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Paradogs of WWII Found Jumping a "Piece of Meat"

Posted on Wednesday, 31 July 2013 11:56AM by Andi Godfrey

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“13 - Lucky for Some” is a new book that tells the story of the dogs that were trained to parachute over enemy lines during World War II.

Author, Andrew Woolhouse spent five years researching the 13th (Lancashire) Parachute Battalion where they were asked to train dogs which could be dropped into Normandy for the D-Day Landings.

Lance Corporal Ken Bailey from Liverpool was put in charge of the training, possibly because he had a veterinary background, and he had carefully documented his progress.

The dogs were given minimal food and water before a parachuting exercise and the handlers carried meat in their pockets to encourage the dogs to follow them out of the plane.

Lance Corporal Bailey describes how on a ‘dummy’ run he jumped out of a plane with dog, Reena.  She landed 80ft before him and while looking a little bewildered was relaxed and unharmed.  He called to her and immediately she turned towards him with her tail wagging vigorously.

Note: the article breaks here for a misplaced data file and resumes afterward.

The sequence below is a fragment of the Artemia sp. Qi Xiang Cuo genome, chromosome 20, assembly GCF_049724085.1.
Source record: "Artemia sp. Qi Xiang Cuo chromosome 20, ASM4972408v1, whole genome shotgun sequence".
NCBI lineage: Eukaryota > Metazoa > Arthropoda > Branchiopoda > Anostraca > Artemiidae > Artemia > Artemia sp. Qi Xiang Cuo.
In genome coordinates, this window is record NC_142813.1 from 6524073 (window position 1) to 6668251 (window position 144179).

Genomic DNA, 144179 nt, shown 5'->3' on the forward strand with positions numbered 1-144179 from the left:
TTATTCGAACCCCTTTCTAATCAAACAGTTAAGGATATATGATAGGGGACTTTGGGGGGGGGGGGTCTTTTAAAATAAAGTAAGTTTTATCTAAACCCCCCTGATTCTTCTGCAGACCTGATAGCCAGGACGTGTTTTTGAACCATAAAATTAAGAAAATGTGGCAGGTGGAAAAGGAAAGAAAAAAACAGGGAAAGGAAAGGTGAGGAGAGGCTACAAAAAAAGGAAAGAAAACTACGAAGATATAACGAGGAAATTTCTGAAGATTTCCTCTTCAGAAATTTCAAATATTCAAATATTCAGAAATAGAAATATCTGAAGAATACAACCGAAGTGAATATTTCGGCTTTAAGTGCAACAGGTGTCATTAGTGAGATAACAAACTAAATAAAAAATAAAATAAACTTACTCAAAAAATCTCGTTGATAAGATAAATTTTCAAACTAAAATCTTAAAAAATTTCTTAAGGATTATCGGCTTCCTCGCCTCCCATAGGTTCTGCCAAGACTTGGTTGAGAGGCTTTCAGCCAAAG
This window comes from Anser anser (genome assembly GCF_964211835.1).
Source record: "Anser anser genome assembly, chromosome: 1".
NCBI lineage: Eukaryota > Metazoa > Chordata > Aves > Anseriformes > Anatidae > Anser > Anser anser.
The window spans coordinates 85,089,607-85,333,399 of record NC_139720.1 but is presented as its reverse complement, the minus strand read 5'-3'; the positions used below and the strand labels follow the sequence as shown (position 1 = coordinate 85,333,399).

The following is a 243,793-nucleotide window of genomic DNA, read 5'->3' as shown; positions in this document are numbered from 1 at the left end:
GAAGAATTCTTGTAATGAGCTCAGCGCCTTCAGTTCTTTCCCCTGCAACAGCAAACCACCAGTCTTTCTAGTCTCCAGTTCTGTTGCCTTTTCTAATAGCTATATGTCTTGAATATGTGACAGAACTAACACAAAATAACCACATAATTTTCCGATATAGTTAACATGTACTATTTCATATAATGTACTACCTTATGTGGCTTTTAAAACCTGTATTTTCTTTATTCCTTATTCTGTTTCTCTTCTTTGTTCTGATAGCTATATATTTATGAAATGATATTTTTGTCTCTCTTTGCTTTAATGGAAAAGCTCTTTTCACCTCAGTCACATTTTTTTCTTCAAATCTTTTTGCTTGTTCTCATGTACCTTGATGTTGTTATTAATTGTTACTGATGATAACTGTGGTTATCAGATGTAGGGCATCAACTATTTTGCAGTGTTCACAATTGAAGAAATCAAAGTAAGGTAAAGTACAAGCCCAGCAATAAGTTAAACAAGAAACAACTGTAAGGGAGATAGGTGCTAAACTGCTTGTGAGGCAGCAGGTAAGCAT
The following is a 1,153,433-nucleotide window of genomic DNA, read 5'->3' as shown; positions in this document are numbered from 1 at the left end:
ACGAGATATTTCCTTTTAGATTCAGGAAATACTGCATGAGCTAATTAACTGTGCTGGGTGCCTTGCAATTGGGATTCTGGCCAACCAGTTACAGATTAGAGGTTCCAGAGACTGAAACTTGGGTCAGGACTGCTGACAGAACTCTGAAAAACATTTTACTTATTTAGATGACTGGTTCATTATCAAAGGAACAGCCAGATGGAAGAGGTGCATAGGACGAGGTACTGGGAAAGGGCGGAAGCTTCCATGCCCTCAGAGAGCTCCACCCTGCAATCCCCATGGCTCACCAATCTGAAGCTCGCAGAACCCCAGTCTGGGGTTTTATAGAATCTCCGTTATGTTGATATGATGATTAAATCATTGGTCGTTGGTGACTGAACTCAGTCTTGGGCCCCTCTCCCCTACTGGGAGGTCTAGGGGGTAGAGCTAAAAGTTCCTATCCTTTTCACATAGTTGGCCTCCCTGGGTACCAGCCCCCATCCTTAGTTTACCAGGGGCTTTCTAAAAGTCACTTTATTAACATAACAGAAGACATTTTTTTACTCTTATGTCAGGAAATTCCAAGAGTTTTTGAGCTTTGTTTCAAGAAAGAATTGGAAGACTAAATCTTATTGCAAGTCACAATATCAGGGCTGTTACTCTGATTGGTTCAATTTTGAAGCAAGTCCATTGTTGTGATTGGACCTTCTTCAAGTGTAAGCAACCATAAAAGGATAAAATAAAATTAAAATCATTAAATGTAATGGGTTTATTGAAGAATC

Bing, an Alsatian collie cross was not as fortunate. After parachuting in Normandy he had to be retrieved from a tree by the soldiers. A few months later he was sent on a mission with fellow paradog Monty, when they flew into Germany as part of Operation Valley.

Eventually Bing was returned to his original owner Betty Fetch and awarded the Dickin Medal, the animal equivalent to the Victoria Cross.

The paradogs were trained to be the ‘eyes and ears’ of the soldiers and would freeze at any unexpected sound.  They were trained to withstand loud noise and were able to detect the smell of explosives.

Andrew Woolhouse says that his fascinating book would not have been possible without the help of Lieutenant Ellis “Dixie” Dean, from Formby, who served in the battalion but died last year.


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